In a feat to revamp the severely hit economy of the country panicked by the coronavirus shockwave, Prime Minister Narendra Modi has announced a relief of $20 Trillion ($266 Billion) to be provided in fiscal as well monetary measures.
The Prime Minister has also announced the extension of the nationwide lockdown, the particulars of which will be kept in front of the population before 18th of May. This measure has been taken because already more than 70,000 out of the 1.3 billion population of the country has been affected by the COVID-19 disease and is most likely to supersede the number of affected cases in China, the epicentre of the coronavirus outbreak.
The relief money that has been announced has been estimated to be 10 percent of the overall GDP of the nation and is primarily directed towards the sector of the business ecosystem that have suffered a prolonged lockdown extending more than 1.5 months.
Modi expressed that details of the new package including the reforms of land and labour markets, will be released within the next few days. He said, “The package will also focus on land, labour, liquidity and laws. It will cater to various sections including cottage industry, medium and small enterprises, labourers, middle class, and industries, among others.”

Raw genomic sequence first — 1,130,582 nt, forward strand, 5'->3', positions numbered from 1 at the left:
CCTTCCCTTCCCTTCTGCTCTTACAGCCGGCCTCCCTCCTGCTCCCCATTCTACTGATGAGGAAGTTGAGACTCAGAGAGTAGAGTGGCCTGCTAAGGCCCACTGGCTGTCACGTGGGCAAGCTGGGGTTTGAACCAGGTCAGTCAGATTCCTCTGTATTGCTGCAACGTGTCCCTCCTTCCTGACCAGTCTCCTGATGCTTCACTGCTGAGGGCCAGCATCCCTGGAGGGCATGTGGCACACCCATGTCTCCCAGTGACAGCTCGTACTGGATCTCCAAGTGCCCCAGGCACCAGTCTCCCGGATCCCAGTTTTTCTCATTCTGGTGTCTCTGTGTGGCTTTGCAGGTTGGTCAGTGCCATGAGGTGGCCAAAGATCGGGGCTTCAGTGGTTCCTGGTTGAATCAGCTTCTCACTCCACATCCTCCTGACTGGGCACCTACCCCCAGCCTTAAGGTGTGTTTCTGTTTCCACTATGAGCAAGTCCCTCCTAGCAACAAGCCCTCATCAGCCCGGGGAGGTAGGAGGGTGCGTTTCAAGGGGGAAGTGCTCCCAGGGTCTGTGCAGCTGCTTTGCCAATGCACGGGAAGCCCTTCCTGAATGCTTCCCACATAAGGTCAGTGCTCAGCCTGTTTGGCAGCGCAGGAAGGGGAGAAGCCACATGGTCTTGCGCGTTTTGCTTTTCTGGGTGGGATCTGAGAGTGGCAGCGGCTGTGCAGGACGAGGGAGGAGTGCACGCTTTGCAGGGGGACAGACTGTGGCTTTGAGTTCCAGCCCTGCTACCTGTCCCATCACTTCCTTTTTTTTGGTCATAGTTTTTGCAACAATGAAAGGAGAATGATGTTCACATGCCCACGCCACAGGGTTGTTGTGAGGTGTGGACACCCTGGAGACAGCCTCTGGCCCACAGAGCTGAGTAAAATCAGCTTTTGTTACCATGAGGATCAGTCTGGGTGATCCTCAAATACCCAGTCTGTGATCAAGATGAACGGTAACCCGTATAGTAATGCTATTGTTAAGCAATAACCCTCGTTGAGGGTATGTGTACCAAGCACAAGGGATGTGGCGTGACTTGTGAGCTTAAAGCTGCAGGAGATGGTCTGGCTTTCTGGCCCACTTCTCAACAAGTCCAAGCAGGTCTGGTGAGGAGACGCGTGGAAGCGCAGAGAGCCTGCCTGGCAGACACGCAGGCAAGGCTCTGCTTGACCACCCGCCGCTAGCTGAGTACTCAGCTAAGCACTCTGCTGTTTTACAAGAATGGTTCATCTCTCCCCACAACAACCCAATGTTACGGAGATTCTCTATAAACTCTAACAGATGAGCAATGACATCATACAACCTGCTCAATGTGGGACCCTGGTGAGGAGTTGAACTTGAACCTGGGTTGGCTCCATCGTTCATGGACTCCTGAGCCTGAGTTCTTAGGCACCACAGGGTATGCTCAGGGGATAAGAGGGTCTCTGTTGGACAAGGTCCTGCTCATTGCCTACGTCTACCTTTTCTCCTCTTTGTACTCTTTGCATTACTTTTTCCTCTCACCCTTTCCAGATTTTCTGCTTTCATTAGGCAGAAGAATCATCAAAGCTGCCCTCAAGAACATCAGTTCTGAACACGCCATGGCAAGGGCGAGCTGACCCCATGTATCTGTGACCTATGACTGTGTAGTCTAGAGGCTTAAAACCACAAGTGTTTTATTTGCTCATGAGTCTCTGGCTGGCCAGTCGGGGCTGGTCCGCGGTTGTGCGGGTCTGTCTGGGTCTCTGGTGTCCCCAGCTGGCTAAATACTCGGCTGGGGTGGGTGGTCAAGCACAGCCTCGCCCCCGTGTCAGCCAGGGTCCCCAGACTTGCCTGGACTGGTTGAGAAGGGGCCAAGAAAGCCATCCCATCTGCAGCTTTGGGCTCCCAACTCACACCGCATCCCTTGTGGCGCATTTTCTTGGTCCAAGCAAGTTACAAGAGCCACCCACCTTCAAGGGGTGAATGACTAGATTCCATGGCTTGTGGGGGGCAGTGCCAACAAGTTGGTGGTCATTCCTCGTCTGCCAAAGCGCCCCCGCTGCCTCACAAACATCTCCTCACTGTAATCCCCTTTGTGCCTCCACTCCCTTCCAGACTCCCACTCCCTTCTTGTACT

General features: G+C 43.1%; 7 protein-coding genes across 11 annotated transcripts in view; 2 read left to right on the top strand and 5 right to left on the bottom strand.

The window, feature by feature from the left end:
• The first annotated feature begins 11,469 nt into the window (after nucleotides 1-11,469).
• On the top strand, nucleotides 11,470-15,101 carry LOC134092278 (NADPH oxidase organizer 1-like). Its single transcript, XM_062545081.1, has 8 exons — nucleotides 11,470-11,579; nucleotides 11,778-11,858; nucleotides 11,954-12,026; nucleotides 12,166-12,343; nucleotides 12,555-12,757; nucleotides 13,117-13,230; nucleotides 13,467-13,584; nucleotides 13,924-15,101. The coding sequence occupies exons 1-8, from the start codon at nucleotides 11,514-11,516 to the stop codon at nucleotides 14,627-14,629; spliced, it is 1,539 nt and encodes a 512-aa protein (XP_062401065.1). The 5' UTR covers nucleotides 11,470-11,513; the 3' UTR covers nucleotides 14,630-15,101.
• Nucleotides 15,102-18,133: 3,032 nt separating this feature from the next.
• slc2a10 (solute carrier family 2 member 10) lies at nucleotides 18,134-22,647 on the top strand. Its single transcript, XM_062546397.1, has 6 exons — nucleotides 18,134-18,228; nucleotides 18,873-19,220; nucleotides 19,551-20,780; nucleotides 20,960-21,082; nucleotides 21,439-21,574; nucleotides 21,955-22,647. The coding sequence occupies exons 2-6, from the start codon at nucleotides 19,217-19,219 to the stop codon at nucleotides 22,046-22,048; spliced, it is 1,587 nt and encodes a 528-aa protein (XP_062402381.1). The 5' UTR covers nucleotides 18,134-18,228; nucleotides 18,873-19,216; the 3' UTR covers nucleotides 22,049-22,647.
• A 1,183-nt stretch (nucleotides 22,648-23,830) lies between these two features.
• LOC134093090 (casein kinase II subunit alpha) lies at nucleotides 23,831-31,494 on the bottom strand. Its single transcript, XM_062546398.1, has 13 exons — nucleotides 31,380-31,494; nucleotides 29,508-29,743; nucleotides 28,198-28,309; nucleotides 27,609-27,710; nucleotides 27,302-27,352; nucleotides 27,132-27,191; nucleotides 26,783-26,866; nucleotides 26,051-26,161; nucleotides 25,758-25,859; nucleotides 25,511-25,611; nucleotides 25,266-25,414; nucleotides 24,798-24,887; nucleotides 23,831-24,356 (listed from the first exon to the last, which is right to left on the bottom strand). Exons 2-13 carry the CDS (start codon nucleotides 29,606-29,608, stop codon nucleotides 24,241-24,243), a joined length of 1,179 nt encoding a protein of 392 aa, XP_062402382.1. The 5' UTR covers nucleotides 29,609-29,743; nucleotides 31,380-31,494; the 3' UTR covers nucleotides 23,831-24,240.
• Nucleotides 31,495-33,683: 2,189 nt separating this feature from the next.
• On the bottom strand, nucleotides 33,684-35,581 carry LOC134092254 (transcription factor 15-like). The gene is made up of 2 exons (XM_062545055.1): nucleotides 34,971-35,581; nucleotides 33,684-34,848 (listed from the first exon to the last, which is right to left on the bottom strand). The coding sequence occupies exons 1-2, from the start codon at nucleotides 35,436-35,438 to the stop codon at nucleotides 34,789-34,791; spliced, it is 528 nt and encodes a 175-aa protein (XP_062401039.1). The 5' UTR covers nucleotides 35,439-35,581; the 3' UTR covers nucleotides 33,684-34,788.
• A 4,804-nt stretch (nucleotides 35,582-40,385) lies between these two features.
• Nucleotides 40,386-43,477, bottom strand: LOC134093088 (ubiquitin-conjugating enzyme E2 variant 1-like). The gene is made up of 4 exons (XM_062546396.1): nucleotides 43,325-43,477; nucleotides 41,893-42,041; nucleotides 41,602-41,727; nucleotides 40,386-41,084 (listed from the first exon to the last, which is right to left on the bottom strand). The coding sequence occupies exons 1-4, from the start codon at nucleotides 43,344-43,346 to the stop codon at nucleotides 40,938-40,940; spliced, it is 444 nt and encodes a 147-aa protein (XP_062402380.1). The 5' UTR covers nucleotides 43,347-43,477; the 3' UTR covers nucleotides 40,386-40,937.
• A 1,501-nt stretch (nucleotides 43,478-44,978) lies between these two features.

Economists have also expressed that the new package by the government included the allocation for March and also the liquidity measures announced by the central bank worth 6.5 trillion rupees. “Headline announcement looks positive. It would include around 6.5 trillion rupees already done by RBI (Reserve Bank of India) and the first package. So - additional is 13.5 trillion rupees,” said Sandip Sabharwal, a Mumbai-based fund manager.
Some commentators said that it was too early to say how effective the package would prove to be. “Very often, when the government has made these huge, very big announcements ... the figures have often been fudged,” Yogendra Yadav, founder of the opposition party Swaraj India, told the media.
Central banks and Governments around the world have also released substantial amount of funds in order to revamp the badly stricken world economy.
“India’s response has so far been tepid compared to other key nations and thus the catch-up is welcome and is also the need of the hour,” said Madhavi Arora, lead economist at Edelweiss FX and Rates.
“It needs to be seen how much will be in the form of direct budgetary support to gauge the immediate fiscal hit and the consequent funding sources”, she added.